Saturday, March 19, 2011

Importance of Teacher Self-Efficacy

By Jamie Zane
             According to the theory of Self-Efficacy, if a person perceives that they do not have the ability to do something (and have fears of accomplishment as a result), they will be less likely to participate in the behavior (Bandura, 1983). I’ve been thinking a lot lately about the power of having high self-efficacy – that if I believe that I possess the capabilities of doing something, I have a much stronger chance of accomplishing that goal.
I have spent the last six months working on developing a curriculum for a community nonprofit organization. The primary role of this agency is to advocate for children survivors of sexual abuse. Because I have over six years of experience as a rape crisis counselor and have predominantly worked with adolescents and adults, I was drawn to work with this agency as a way of expanding my knowledge of sexual violence, the impact of sexual abuse on communities and families, and strategies for increasing the effectiveness of prevention education.
And now I have a confession to make. The agency has been working on a pilot prevention education program for third graders in our community since I started working with them in September. Here comes that confession: I am not excited about working with children.
I wondered to myself at the very beginning – how am I going to pull this off? I thought about all of the reasons why children have not been my preferred audience and many of these reasons are quite rational. I don’t have much experience with kids – other than the experience I had as a kid growing up around other kids. I was an only child of a single mom who is also an only child. Most of my friends have either decided not to have kids or have waited until later in life to start a family. I do have three different friends with kids, but I so rarely get to see them that I find myself feeling awkward around their children when I do get the opportunity to spend time with them.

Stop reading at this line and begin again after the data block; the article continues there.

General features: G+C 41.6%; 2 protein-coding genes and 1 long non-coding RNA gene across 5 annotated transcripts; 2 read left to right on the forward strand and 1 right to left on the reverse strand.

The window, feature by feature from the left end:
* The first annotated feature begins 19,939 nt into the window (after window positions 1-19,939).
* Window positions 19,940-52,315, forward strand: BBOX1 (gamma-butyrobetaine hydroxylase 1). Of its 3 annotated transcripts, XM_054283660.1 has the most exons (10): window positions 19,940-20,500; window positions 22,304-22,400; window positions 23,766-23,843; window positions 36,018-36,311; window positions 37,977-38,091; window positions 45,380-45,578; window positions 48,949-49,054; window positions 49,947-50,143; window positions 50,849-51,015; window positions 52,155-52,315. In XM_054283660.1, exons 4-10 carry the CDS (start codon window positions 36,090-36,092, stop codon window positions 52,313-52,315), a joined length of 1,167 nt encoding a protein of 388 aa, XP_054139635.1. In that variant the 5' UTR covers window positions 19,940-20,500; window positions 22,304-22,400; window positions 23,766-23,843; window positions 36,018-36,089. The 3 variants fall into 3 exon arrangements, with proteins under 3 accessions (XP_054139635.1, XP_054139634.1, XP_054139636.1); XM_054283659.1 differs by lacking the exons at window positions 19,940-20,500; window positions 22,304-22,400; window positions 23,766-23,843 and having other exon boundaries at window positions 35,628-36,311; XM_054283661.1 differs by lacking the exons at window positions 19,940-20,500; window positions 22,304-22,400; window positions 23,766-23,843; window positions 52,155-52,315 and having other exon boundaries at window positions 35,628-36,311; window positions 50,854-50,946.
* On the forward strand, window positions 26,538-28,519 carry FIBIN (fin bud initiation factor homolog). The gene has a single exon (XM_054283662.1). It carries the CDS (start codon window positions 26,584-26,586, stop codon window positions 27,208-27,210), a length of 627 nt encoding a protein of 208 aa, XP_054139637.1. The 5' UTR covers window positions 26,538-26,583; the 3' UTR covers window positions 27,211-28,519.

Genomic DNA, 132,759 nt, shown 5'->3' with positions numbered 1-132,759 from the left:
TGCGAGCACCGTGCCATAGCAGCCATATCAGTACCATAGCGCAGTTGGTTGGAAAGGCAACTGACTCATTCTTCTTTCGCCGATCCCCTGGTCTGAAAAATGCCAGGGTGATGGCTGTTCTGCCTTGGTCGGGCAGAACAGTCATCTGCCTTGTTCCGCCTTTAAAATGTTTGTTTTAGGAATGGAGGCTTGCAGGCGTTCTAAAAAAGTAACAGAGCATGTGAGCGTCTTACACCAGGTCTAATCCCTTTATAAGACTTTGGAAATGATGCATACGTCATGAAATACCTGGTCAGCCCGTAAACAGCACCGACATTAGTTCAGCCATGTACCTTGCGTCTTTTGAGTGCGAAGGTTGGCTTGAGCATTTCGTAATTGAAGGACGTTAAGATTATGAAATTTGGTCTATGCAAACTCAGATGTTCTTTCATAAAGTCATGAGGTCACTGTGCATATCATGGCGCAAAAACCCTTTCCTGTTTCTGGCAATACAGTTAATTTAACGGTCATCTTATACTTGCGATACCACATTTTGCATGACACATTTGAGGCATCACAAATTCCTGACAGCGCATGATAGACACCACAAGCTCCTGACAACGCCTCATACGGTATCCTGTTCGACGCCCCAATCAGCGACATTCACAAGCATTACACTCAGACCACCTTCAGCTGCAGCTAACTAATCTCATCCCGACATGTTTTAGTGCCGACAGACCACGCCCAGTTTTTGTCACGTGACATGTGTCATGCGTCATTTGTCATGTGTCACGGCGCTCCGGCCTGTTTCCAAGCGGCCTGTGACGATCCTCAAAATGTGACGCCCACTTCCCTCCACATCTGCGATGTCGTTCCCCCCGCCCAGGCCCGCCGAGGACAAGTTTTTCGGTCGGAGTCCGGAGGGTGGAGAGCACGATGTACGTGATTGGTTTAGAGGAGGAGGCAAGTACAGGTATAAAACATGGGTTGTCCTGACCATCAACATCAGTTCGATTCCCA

I did babysit for a very brief period of time in high school, but decided that it wasn’t for me and went into the restaurant industry. As a waitress, I’ve worked in many different types of environments that ranged from casual, hip restaurants to extremely attentive fine-dining restaurants. Most places where I’ve worked have not been very kid friendly. In fact, I can’t even remember a time when I’ve worked at a place that offered a special menu just for children.
When I first began the process of assisting with the local community partner agency, I was allowed to participate in assisting with the presenters in the actual third grade classes. I found this to be interesting to be around the kids, but extremely overwhelming. My self-efficacy in regards to teaching children is very low – and simply knowing this about myself hasn’t been a strong enough motivator to create any change.
I do feel that sexual abuse prevention education is very important and should be taught to children in the classroom setting. Although studies have shown that many parents believe that child sexual abuse education should be taught at home, it is also evident in research that most parents are too uncomfortable to discuss sexuality with their children and lack the information or resources to properly conduct these conversations (Kenny, Vjolca, Thakkar-Kolar, Ryan, & Runyon, 2008).            
So how did I turn this low self-efficacy around, you may wonder? I realized that for the moment it is more important for me to work with an audience that I feel more comfortable around. Since I have much more experience with adolescents and adults, I focused on building a curriculum that is designed for adult learners. My self-efficacy is much higher in regards to teaching that population and therefore I have much more confidence in my abilities to plan lessons with appropriate rationales for participants who are not children.
According to child abuse prevention organization Stop It Now (2008), adults miss opportunities on a daily basis to prevent child sexual abuse because of stereotypes and misinformation about sexual abuse; therefore it is important for adults to learn to converse with other adults about this topic to better ensure the safety of children (p.2). I decided that I would focus on building a community coalition of adults who work with children in various capacities that could, with proper training, become advocates for children. The rationale is that if adults are working with children as child care providers, teachers, youth-service facilitators, and parents (especially), they have a vested interest in the well-being and protection of children.